The Exchangeable Image File Format (EXIF) is a specification for the file format used by digital cameras. Basically, it is an additional bit of information (known as metadata) that is contained within an image file. It saves data such as the camera’s make and model number, Date and Time, Shutter Speed, ISO Speed Rating, Focal Length, Lens, and so on. For obvious reasons, this can be an incredible learning tool if you are aware of it. Here are a few tips for using the EXIF in your routine.
Support for EXIF
Nearly all digital cameras will create EXIF metadata when a photograph is stored. On your camera, you may be able to access the information with the touch of a button or through a menu option. In Photoshop or other photo editing programs, you can often view the EXIF metadata when you select File Info from the File menu. The pages labeled Camera will have all the information about the shutter-time data.
Most likely, your camera takes pictures in either JPEG, TIFF or RAW format. All of these files will support EXIF data without any problems. PNG, which used to be my favorite format for archiving, apparently doesn’t support EXIF metadata natively. Unfortunately, I only learned this recently, and many of my old images which have been converted to PNG do not have the metadata intact. If you want to keep the EXIF metadata intact, you’ll want to avoid converting your images to PNG files.
Using EXIF In the Field
Here’s the scenario: You’re out in the field taking a series of shots. You take a bunch of shots and then take a break to review them. One of your photos turned out pretty good, but you just noticed that there was something in your image that you wish wasn’t there. It’s easy to forget exactly how you set up your camera when you were snapping the photo. But the good news is you can quickly check the EXIF metadata on that particular image and you can duplicate all of the settings.
You’ll need to look at your camera’s manual to figure out how to access this data. Admittedly, most cameras simply refer to this data as “Detail”, “Image Info” or something else. It’s rare to see the term EXIF mentioned in the camera’s interface. But your manual may cross-reference it in your index.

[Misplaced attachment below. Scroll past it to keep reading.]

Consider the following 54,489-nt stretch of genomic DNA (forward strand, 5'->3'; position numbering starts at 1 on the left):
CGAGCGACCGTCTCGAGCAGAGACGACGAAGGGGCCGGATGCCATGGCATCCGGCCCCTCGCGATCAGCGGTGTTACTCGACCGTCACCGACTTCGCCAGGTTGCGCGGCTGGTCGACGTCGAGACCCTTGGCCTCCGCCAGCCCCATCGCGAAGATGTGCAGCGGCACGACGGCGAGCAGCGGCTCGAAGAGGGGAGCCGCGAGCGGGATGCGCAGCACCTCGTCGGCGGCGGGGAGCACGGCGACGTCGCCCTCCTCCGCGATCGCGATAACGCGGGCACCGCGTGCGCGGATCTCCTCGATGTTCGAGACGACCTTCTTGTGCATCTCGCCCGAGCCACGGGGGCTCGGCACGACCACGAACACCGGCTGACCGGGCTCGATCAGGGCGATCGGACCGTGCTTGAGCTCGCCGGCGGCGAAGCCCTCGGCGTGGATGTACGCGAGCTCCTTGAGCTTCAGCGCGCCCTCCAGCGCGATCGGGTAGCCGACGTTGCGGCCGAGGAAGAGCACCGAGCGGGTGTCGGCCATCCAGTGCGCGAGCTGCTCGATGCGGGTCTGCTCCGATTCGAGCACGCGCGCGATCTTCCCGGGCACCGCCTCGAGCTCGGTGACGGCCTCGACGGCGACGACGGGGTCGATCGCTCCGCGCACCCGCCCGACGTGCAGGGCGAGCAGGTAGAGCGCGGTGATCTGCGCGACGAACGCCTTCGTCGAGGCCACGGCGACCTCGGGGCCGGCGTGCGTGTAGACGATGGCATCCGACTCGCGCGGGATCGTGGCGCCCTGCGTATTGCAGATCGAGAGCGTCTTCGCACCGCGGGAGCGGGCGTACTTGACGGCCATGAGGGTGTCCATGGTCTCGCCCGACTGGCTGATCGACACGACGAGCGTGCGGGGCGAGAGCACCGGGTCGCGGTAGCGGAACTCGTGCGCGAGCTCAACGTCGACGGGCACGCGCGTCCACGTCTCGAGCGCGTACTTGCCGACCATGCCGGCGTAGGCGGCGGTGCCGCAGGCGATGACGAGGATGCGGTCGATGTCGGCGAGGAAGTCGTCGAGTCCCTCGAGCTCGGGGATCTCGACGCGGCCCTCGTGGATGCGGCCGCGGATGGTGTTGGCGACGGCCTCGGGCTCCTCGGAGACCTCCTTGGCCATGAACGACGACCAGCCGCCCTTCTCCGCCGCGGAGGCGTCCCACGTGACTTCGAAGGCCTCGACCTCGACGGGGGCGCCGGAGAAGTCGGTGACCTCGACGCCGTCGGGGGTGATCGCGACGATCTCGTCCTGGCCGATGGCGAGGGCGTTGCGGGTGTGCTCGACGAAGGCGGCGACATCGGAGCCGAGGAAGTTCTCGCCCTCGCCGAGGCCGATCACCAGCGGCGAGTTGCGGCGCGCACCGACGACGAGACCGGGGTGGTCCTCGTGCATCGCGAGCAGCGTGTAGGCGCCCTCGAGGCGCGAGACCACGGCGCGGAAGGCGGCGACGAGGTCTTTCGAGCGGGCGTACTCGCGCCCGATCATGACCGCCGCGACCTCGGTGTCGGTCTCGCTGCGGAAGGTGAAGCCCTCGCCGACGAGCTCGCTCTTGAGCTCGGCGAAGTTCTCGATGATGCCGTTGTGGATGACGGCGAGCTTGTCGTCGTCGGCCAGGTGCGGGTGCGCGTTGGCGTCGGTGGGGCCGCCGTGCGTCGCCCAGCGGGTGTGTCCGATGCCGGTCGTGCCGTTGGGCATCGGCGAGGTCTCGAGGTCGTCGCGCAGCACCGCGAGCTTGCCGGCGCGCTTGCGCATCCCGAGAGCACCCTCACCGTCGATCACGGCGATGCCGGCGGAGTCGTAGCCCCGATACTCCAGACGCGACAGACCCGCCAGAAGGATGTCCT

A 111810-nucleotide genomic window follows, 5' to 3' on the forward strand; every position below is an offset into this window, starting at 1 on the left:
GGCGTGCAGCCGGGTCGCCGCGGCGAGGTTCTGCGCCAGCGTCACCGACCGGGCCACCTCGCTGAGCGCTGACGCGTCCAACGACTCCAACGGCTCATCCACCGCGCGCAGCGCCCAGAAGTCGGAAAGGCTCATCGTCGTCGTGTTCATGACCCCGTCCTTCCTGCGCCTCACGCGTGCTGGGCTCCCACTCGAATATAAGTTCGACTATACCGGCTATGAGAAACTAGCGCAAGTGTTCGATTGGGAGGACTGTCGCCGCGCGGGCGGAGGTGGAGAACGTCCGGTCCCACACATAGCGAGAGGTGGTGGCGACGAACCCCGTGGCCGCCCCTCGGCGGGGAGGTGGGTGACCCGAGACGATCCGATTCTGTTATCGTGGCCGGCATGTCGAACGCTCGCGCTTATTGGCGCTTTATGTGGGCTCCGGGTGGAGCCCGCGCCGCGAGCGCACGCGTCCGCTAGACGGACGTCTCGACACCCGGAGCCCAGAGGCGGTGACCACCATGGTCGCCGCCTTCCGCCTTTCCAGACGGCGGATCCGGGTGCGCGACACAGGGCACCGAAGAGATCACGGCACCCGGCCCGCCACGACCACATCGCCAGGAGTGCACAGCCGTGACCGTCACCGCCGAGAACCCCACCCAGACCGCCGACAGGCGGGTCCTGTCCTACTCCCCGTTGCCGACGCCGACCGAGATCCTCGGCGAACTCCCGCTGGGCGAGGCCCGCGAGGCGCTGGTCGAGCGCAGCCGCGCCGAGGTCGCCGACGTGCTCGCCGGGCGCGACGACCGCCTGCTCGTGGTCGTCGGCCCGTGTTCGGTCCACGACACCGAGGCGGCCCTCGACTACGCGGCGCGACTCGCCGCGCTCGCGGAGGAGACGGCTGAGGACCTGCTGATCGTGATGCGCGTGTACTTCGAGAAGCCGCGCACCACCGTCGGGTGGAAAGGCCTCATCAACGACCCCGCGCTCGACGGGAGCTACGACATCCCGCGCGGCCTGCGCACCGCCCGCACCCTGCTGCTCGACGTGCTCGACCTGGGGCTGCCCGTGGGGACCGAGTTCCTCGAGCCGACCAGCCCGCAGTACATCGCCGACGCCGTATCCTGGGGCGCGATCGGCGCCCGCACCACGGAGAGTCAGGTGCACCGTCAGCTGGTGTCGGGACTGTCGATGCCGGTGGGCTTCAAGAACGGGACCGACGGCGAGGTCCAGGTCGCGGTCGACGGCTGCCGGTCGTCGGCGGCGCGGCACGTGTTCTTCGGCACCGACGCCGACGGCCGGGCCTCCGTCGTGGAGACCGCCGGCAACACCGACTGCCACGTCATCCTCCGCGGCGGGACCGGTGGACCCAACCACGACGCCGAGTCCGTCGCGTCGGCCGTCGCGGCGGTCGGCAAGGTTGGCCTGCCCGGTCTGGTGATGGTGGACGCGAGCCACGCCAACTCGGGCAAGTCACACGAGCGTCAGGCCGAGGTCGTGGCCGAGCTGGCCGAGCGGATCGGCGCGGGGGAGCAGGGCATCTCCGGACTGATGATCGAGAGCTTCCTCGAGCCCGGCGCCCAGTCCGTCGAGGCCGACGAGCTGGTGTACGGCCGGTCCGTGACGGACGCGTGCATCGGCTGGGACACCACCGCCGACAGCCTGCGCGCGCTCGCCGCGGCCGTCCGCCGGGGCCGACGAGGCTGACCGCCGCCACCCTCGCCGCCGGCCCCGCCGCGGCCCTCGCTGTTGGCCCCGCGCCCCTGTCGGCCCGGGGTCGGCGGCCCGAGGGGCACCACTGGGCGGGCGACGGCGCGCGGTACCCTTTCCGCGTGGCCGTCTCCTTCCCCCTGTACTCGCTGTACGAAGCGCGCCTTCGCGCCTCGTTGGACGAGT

Using EXIF (much) Later
One of the things that I love so much about EXIF (and one of the reasons I am leaving PNG behind) is that it gives you a window into the past. Back when I used film, I would keep a notebook on the photographs I’ve taken complete with all of the information about each photo. I would keep these with my contact sheets, but lets face it: I didn’t keep notes on every single picture. Especially when you’re working with capturing sports, children or other fast-moving subjects, you don’t have time. EXIF is always recorded, and you can always pull it up at a later date. Better yet, it’s not (usually) a separate file, so it’s always part of the image itself.
As I mentioned earlier, Adobe Photoshop and Bridge both have easy ways to view metadata. All you simply need to do is select File Info from the File menu. It is very likely that the import and library management program that came with your camera also reads your EXIF information. In Nikon’s NView software application, it actually displays all of this in a sidebar. Google’s Picassa does the same. For that matter, your community website (Deviant Art for example) will automatically display EXIF metadata (if available) for all photographs. This has an added benefit of allowing you to see how others achieve effects within their own work.
If there is only one take-away from this article, it should be that you should never ignore your EXIF metadata. Especially if you’re new to photography, it will be an indispensable resource as you learn and progress.
- EXIF (Wikipedia.org)